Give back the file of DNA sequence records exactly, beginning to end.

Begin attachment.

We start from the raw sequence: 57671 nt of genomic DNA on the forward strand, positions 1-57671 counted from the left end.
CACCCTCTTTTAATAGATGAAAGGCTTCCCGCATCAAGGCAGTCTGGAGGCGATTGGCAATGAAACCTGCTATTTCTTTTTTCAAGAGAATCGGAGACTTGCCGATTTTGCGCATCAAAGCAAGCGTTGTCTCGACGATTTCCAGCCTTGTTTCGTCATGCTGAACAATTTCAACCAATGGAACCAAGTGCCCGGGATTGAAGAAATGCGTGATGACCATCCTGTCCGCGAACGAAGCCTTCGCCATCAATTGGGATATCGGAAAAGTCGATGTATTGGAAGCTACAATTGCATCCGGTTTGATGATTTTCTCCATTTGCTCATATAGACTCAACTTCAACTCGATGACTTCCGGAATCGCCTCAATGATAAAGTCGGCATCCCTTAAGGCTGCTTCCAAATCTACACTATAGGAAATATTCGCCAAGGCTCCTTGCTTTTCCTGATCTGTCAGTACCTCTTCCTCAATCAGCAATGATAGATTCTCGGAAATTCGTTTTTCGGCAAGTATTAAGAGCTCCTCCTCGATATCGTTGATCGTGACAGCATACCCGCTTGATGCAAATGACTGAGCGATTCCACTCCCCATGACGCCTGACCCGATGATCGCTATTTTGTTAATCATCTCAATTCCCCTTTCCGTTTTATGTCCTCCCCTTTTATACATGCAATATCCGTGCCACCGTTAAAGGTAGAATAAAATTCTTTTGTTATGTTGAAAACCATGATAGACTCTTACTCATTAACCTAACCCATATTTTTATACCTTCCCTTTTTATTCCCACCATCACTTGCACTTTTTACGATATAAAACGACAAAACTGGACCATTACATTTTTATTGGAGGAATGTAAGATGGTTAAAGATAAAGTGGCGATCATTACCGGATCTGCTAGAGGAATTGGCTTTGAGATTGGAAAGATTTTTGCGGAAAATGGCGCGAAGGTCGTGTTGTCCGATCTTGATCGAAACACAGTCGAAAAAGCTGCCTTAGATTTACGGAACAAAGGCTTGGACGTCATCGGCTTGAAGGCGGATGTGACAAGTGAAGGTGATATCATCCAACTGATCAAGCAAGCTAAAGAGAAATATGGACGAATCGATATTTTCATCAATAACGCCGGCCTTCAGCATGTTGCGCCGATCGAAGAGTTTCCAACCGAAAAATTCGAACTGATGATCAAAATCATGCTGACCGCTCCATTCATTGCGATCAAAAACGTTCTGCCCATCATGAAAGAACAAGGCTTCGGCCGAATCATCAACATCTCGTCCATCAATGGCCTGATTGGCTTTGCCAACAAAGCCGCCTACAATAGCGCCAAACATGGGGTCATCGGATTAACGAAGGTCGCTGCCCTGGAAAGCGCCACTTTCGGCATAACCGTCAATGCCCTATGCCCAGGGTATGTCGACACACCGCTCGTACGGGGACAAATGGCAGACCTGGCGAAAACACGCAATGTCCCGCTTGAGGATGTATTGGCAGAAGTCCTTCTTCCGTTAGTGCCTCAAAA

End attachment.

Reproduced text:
We start from the raw sequence: 57671 nt of genomic DNA on the forward strand, positions 1-57671 counted from the left end.
CACCCTCTTTTAATAGATGAAAGGCTTCCCGCATCAAGGCAGTCTGGAGGCGATTGGCAATGAAACCTGCTATTTCTTTTTTCAAGAGAATCGGAGACTTGCCGATTTTGCGCATCAAAGCAAGCGTTGTCTCGACGATTTCCAGCCTTGTTTCGTCATGCTGAACAATTTCAACCAATGGAACCAAGTGCCCGGGATTGAAGAAATGCGTGATGACCATCCTGTCCGCGAACGAAGCCTTCGCCATCAATTGGGATATCGGAAAAGTCGATGTATTGGAAGCTACAATTGCATCCGGTTTGATGATTTTCTCCATTTGCTCATATAGACTCAACTTCAACTCGATGACTTCCGGAATCGCCTCAATGATAAAGTCGGCATCCCTTAAGGCTGCTTCCAAATCTACACTATAGGAAATATTCGCCAAGGCTCCTTGCTTTTCCTGATCTGTCAGTACCTCTTCCTCAATCAGCAATGATAGATTCTCGGAAATTCGTTTTTCGGCAAGTATTAAGAGCTCCTCCTCGATATCGTTGATCGTGACAGCATACCCGCTTGATGCAAATGACTGAGCGATTCCACTCCCCATGACGCCTGACCCGATGATCGCTATTTTGTTAATCATCTCAATTCCCCTTTCCGTTTTATGTCCTCCCCTTTTATACATGCAATATCCGTGCCACCGTTAAAGGTAGAATAAAATTCTTTTGTTATGTTGAAAACCATGATAGACTCTTACTCATTAACCTAACCCATATTTTTATACCTTCCCTTTTTATTCCCACCATCACTTGCACTTTTTACGATATAAAACGACAAAACTGGACCATTACATTTTTATTGGAGGAATGTAAGATGGTTAAAGATAAAGTGGCGATCATTACCGGATCTGCTAGAGGAATTGGCTTTGAGATTGGAAAGATTTTTGCGGAAAATGGCGCGAAGGTCGTGTTGTCCGATCTTGATCGAAACACAGTCGAAAAAGCTGCCTTAGATTTACGGAACAAAGGCTTGGACGTCATCGGCTTGAAGGCGGATGTGACAAGTGAAGGTGATATCATCCAACTGATCAAGCAAGCTAAAGAGAAATATGGACGAATCGATATTTTCATCAATAACGCCGGCCTTCAGCATGTTGCGCCGATCGAAGAGTTTCCAACCGAAAAATTCGAACTGATGATCAAAATCATGCTGACCGCTCCATTCATTGCGATCAAAAACGTTCTGCCCATCATGAAAGAACAAGGCTTCGGCCGAATCATCAACATCTCGTCCATCAATGGCCTGATTGGCTTTGCCAACAAAGCCGCCTACAATAGCGCCAAACATGGGGTCATCGGATTAACGAAGGTCGCTGCCCTGGAAAGCGCCACTTTCGGCATAACCGTCAATGCCCTATGCCCAGGGTATGTCGACACACCGCTCGTACGGGGACAAATGGCAGACCTGGCGAAAACACGCAATGTCCCGCTTGAGGATGTATTGGCAGAAGTCCTTCTTCCGTTAGTGCCTCAAAA